Late Breaking News: Same Song, Different Con.

Tokyopop Is Still Attempting to Negotiate the Rights to the Sailor Moon Manga.

Genvid was one of the first to report of this news story at Baltimore’s Otakon. At Tokyopop’s industry panel, A fan asked Katherine Schilling and Alexis Kirsch if they were interested in re-releasing the Sailor Moon series. Katherine and Alexis are manga editors at Tokyopop and were representing them at Otakon. Here is our transcript of their answer from the video posted at ANN. Fast forward to around 28 minutes to see this part.

Katherine: It was the first one that Tokyopop did years ago, and it totally, yeah… we deserve to do a good version.
Alexis: We wanna do it but unfortunately there’s licensor issues with…umm.. in Japan between the creator and her company, so we’re just kinda stuck in a black hole there where we –
Fan: But you are working on it right?
Katherine: Oh we are pursuing it as much as we can, but sometimes there are some issues that are out of your hands for now.
Fan: Have you considered about releasing any of her other work?
Alexis: Yes we have-
Katherine:To a degree, to a degree… But there’s other stuff to consider first, and Sailor Moon is still in our hearts.

We sent an email to Tokyopop earlier this week to clarify details about the comments that they made at Otakon, but as of this writing we still haven’t heard back from them. These comments that were made really aren’t antyhing new from Tokyopop’s end. Since 2004 we have read many reports that they have been trying to get the rights to re-release the manga. As of this writing it is still unconfirmed whether they are trying to get the rights to the old manga releases (the ones from the early 90’s) or to the new re-releases with the additions and act redistributions – though we suspect it is the latter. But what really surprised us was finding out that they considered to get some of Naoko’s other works over here – of which most if not all are available only through fan translations. Still, it’s nice to know that they still have such positive feelings towards the property, and that they do want to do a better translation. The translation the first time around wasn’t well received by everyone with changes in names and attacks, for starters. Despite this, it was one of the first titles in North America to start the “Manga Boom” over a decade ago. And fans would probably have a better chance to acquire the manga now, as manga used to be carried in short stocks in a bookstore’s small graphic novels section or on a shelf with any of the cartoons, humor, or comics section. Now manga has become so popular it is hard to find a bookstore that doesn’t have its own large section devoted to manga.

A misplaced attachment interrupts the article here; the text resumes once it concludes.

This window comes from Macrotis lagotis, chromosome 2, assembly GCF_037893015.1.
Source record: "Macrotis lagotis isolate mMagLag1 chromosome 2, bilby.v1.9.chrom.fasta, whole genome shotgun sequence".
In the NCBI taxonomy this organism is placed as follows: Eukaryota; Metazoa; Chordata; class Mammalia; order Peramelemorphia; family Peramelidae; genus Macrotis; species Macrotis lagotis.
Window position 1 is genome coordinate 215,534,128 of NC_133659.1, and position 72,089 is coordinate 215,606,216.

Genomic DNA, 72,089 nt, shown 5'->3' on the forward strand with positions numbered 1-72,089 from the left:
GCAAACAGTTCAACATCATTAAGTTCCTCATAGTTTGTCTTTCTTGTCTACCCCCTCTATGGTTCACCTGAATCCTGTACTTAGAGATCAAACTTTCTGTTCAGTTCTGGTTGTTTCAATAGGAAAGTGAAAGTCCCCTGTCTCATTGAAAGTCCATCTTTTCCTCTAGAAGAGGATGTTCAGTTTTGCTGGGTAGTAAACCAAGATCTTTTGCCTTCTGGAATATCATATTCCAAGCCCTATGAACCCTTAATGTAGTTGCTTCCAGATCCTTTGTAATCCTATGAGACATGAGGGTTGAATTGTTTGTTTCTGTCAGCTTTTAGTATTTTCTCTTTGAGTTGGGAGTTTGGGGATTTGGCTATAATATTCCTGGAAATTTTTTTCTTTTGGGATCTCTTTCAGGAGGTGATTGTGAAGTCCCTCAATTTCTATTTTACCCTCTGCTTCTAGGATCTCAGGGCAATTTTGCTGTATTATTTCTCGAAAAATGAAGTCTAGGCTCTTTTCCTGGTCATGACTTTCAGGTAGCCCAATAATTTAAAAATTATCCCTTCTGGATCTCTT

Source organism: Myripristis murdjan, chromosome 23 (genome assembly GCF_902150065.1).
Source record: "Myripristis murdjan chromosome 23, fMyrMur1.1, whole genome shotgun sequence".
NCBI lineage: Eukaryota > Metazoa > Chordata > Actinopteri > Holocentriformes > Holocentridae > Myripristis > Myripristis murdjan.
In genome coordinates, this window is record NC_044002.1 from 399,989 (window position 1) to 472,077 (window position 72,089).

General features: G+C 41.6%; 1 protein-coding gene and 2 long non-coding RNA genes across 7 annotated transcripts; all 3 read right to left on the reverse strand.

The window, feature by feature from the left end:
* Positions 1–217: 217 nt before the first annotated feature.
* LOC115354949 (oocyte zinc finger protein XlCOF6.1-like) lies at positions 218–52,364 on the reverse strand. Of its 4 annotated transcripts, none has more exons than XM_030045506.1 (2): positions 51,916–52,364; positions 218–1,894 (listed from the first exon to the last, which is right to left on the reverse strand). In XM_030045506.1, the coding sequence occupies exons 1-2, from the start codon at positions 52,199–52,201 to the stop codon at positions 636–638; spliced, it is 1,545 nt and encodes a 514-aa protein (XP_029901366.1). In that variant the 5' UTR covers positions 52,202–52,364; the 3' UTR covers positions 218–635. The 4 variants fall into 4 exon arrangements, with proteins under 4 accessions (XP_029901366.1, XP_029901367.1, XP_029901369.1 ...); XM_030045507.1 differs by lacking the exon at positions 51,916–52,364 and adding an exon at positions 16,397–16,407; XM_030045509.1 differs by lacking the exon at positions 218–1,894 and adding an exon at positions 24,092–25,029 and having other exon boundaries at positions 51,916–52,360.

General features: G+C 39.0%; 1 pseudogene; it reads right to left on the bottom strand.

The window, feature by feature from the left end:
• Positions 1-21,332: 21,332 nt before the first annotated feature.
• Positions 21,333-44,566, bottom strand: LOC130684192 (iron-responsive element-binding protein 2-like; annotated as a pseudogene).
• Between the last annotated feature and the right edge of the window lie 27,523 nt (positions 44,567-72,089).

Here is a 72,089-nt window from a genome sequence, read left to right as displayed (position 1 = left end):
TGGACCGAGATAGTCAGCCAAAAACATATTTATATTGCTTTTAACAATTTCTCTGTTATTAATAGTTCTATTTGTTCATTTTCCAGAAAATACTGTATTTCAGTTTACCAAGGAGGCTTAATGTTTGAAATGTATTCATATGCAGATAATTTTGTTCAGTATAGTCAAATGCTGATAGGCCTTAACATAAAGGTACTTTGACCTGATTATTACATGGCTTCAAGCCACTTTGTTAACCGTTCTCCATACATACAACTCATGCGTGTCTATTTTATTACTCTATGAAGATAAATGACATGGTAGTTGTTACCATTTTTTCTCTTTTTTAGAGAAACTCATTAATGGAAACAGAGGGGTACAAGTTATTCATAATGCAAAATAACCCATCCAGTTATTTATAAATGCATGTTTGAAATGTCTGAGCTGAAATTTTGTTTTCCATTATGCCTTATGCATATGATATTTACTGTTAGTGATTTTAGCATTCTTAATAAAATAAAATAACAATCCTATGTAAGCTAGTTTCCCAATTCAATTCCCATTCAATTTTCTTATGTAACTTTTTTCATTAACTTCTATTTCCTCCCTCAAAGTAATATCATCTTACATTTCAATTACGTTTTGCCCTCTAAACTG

This sort of got us wondering what the other two companies involved with the anime were up to. The general trend these days (when a series is brought to other markets), is that both a series’ manga and anime are usually picked up at around the same time – give or take a few months. We wouldn’t be surprised if another company was pursuing the rights to the anime at the same time that Tokyopop is going after the manga. Over the years, it seems that Geneon has definitely been more vocal than ADV (time and again) about re-acquiring the rights to the series should issues between Toei and Naoko be resolved. We even heard of a rumor from one of our readers, Furu, that Bandai Visual was seeking the rights to distribute PGSM to North America. We have been unable to confirm the validity of that rumor. But barely a peep from ADV, and this is the response we got to an email we sent to them earlier this week.

“At this time we have no information regarding an attempt to renegotiate the rights to Sailor Moon.”

Interested fans who want to know how hard ADV tried to get certain pulled episodes to DVD from their releases of the first two seasons should watch the last minute of the third video and the first bit of the fourth video here. The most striking point of the interview with Matt Greenfield (founder of ADV) was when he said “Sailor Moon has not exactly been handled in a logical manner in its release in this country.” We have to agree with them – and in looking at the release of the series in the early 2000’s, it really seems ADV got the short end of the stick in many ways. We’re going to spare you everything that went wrong with the handling of the series in North America, but the major ones that stand out in our minds are distribution (theatrical, home video/DVD and television), marketing, and merchandising.

Unfortunately, as of this writing, we have not heard from Geneon. If we do ever hear from them we will amend this post. But we did hear back from Right Stuf International (they handle Geneon’s customer service inquiries):

“We have not heard anything from Geneon about that. Unfortunately, we can’t comment on rumors; we can only comment on solid fact that the manufacturer provides to us.”

So all in all fans, while this is exciting news, the only really new thing that’s come out of this is that they considered getting Naoko Takeuchi’s other works. We have reason to believe that there are still some efforts by other companies to bring back the anime – but we can’t really say just which companies we know other than Geneon in the past or present has had some interest in the property (playing it safe). But to anyone involved with the property who may be reading this, we think we speak for all fans when we say…

“Bring her back already!”